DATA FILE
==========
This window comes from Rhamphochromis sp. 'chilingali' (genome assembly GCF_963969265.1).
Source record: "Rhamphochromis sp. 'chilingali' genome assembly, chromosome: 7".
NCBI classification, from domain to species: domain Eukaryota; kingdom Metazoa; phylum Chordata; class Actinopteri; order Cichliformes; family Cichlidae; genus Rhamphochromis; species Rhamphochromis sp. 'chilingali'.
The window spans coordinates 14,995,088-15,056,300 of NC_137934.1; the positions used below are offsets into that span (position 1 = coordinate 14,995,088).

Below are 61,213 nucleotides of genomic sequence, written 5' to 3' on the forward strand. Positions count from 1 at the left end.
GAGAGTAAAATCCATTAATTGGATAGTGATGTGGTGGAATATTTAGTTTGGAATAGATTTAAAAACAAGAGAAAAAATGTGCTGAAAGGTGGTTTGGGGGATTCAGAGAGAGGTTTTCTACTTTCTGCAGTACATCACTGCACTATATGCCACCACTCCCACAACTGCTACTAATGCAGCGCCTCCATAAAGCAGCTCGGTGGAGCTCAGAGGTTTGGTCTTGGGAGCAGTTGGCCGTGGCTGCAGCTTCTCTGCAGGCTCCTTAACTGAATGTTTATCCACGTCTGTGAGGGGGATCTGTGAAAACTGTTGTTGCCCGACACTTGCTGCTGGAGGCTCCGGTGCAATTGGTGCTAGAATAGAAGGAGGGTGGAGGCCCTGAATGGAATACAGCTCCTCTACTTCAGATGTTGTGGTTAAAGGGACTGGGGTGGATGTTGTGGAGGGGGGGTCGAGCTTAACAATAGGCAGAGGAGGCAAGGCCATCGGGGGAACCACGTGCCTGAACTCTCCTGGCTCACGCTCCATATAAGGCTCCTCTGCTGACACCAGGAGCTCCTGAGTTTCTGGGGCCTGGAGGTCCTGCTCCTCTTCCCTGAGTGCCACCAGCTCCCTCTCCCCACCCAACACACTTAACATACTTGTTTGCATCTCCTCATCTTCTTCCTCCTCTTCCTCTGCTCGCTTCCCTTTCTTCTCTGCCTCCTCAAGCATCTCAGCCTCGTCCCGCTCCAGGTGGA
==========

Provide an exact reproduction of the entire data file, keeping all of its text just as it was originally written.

This window comes from Rhamphochromis sp. 'chilingali' (genome assembly GCF_963969265.1).
Source record: "Rhamphochromis sp. 'chilingali' genome assembly, chromosome: 7".
NCBI classification, from domain to species: domain Eukaryota; kingdom Metazoa; phylum Chordata; class Actinopteri; order Cichliformes; family Cichlidae; genus Rhamphochromis; species Rhamphochromis sp. 'chilingali'.
The window spans coordinates 14,995,088-15,056,300 of NC_137934.1; the positions used below are offsets into that span (position 1 = coordinate 14,995,088).

Below are 61,213 nucleotides of genomic sequence, written 5' to 3' on the forward strand. Positions count from 1 at the left end.
GAGAGTAAAATCCATTAATTGGATAGTGATGTGGTGGAATATTTAGTTTGGAATAGATTTAAAAACAAGAGAAAAAATGTGCTGAAAGGTGGTTTGGGGGATTCAGAGAGAGGTTTTCTACTTTCTGCAGTACATCACTGCACTATATGCCACCACTCCCACAACTGCTACTAATGCAGCGCCTCCATAAAGCAGCTCGGTGGAGCTCAGAGGTTTGGTCTTGGGAGCAGTTGGCCGTGGCTGCAGCTTCTCTGCAGGCTCCTTAACTGAATGTTTATCCACGTCTGTGAGGGGGATCTGTGAAAACTGTTGTTGCCCGACACTTGCTGCTGGAGGCTCCGGTGCAATTGGTGCTAGAATAGAAGGAGGGTGGAGGCCCTGAATGGAATACAGCTCCTCTACTTCAGATGTTGTGGTTAAAGGGACTGGGGTGGATGTTGTGGAGGGGGGGTCGAGCTTAACAATAGGCAGAGGAGGCAAGGCCATCGGGGGAACCACGTGCCTGAACTCTCCTGGCTCACGCTCCATATAAGGCTCCTCTGCTGACACCAGGAGCTCCTGAGTTTCTGGGGCCTGGAGGTCCTGCTCCTCTTCCCTGAGTGCCACCAGCTCCCTCTCCCCACCCAACACACTTAACATACTTGTTTGCATCTCCTCATCTTCTTCCTCCTCTTCCTCTGCTCGCTTCCCTTTCTTCTCTGCCTCCTCAAGCATCTCAGCCTCGTCCCGCTCCAGGTGGA